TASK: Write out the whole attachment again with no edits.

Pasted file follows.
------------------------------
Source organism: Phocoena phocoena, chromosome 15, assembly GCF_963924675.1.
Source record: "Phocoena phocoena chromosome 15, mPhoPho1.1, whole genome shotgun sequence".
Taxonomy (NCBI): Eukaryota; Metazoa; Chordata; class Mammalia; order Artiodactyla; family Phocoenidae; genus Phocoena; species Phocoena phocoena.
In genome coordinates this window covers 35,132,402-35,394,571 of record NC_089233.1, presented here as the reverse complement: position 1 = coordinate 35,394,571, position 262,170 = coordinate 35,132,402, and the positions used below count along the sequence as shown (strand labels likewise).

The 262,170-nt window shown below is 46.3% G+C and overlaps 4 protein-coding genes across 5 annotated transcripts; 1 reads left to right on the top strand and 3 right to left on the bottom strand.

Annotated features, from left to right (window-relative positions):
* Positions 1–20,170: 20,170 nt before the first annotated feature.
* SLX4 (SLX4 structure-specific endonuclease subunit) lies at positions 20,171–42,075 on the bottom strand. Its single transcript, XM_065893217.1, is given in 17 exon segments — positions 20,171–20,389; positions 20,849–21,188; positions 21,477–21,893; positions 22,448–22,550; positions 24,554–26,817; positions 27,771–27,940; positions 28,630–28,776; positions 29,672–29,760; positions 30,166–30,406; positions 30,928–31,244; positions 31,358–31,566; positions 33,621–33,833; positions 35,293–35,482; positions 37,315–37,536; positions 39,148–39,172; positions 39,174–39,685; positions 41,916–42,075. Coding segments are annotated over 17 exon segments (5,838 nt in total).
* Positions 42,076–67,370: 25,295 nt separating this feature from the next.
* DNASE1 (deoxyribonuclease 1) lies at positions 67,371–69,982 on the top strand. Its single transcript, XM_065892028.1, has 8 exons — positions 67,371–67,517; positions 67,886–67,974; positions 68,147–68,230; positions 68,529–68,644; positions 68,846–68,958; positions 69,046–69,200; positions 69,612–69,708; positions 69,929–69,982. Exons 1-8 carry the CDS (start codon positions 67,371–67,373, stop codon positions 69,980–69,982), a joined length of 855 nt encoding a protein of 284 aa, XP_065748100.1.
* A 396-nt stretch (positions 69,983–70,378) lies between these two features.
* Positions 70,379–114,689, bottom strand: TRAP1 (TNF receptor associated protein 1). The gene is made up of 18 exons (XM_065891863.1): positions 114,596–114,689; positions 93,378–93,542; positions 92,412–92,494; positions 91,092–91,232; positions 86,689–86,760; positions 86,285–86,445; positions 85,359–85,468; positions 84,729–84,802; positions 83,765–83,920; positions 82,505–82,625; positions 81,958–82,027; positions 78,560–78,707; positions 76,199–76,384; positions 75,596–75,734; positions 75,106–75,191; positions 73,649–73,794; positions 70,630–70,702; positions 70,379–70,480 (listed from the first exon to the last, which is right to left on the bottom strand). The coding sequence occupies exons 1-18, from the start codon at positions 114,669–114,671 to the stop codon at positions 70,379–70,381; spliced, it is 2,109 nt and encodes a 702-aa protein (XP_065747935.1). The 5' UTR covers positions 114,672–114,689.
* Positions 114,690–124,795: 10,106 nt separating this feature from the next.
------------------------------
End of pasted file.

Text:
Source organism: Phocoena phocoena, chromosome 15, assembly GCF_963924675.1.
Source record: "Phocoena phocoena chromosome 15, mPhoPho1.1, whole genome shotgun sequence".
Taxonomy (NCBI): Eukaryota; Metazoa; Chordata; class Mammalia; order Artiodactyla; family Phocoenidae; genus Phocoena; species Phocoena phocoena.
In genome coordinates this window covers 35,132,402-35,394,571 of record NC_089233.1, presented here as the reverse complement: position 1 = coordinate 35,394,571, position 262,170 = coordinate 35,132,402, and the positions used below count along the sequence as shown (strand labels likewise).

The 262,170-nt window shown below is 46.3% G+C and overlaps 4 protein-coding genes across 5 annotated transcripts; 1 reads left to right on the top strand and 3 right to left on the bottom strand.

Annotated features, from left to right (window-relative positions):
* Positions 1–20,170: 20,170 nt before the first annotated feature.
* SLX4 (SLX4 structure-specific endonuclease subunit) lies at positions 20,171–42,075 on the bottom strand. Its single transcript, XM_065893217.1, is given in 17 exon segments — positions 20,171–20,389; positions 20,849–21,188; positions 21,477–21,893; positions 22,448–22,550; positions 24,554–26,817; positions 27,771–27,940; positions 28,630–28,776; positions 29,672–29,760; positions 30,166–30,406; positions 30,928–31,244; positions 31,358–31,566; positions 33,621–33,833; positions 35,293–35,482; positions 37,315–37,536; positions 39,148–39,172; positions 39,174–39,685; positions 41,916–42,075. Coding segments are annotated over 17 exon segments (5,838 nt in total).
* Positions 42,076–67,370: 25,295 nt separating this feature from the next.
* DNASE1 (deoxyribonuclease 1) lies at positions 67,371–69,982 on the top strand. Its single transcript, XM_065892028.1, has 8 exons — positions 67,371–67,517; positions 67,886–67,974; positions 68,147–68,230; positions 68,529–68,644; positions 68,846–68,958; positions 69,046–69,200; positions 69,612–69,708; positions 69,929–69,982. Exons 1-8 carry the CDS (start codon positions 67,371–67,373, stop codon positions 69,980–69,982), a joined length of 855 nt encoding a protein of 284 aa, XP_065748100.1.
* A 396-nt stretch (positions 69,983–70,378) lies between these two features.
* Positions 70,379–114,689, bottom strand: TRAP1 (TNF receptor associated protein 1). The gene is made up of 18 exons (XM_065891863.1): positions 114,596–114,689; positions 93,378–93,542; positions 92,412–92,494; positions 91,092–91,232; positions 86,689–86,760; positions 86,285–86,445; positions 85,359–85,468; positions 84,729–84,802; positions 83,765–83,920; positions 82,505–82,625; positions 81,958–82,027; positions 78,560–78,707; positions 76,199–76,384; positions 75,596–75,734; positions 75,106–75,191; positions 73,649–73,794; positions 70,630–70,702; positions 70,379–70,480 (listed from the first exon to the last, which is right to left on the bottom strand). The coding sequence occupies exons 1-18, from the start codon at positions 114,669–114,671 to the stop codon at positions 70,379–70,381; spliced, it is 2,109 nt and encodes a 702-aa protein (XP_065747935.1). The 5' UTR covers positions 114,672–114,689.
* Positions 114,690–124,795: 10,106 nt separating this feature from the next.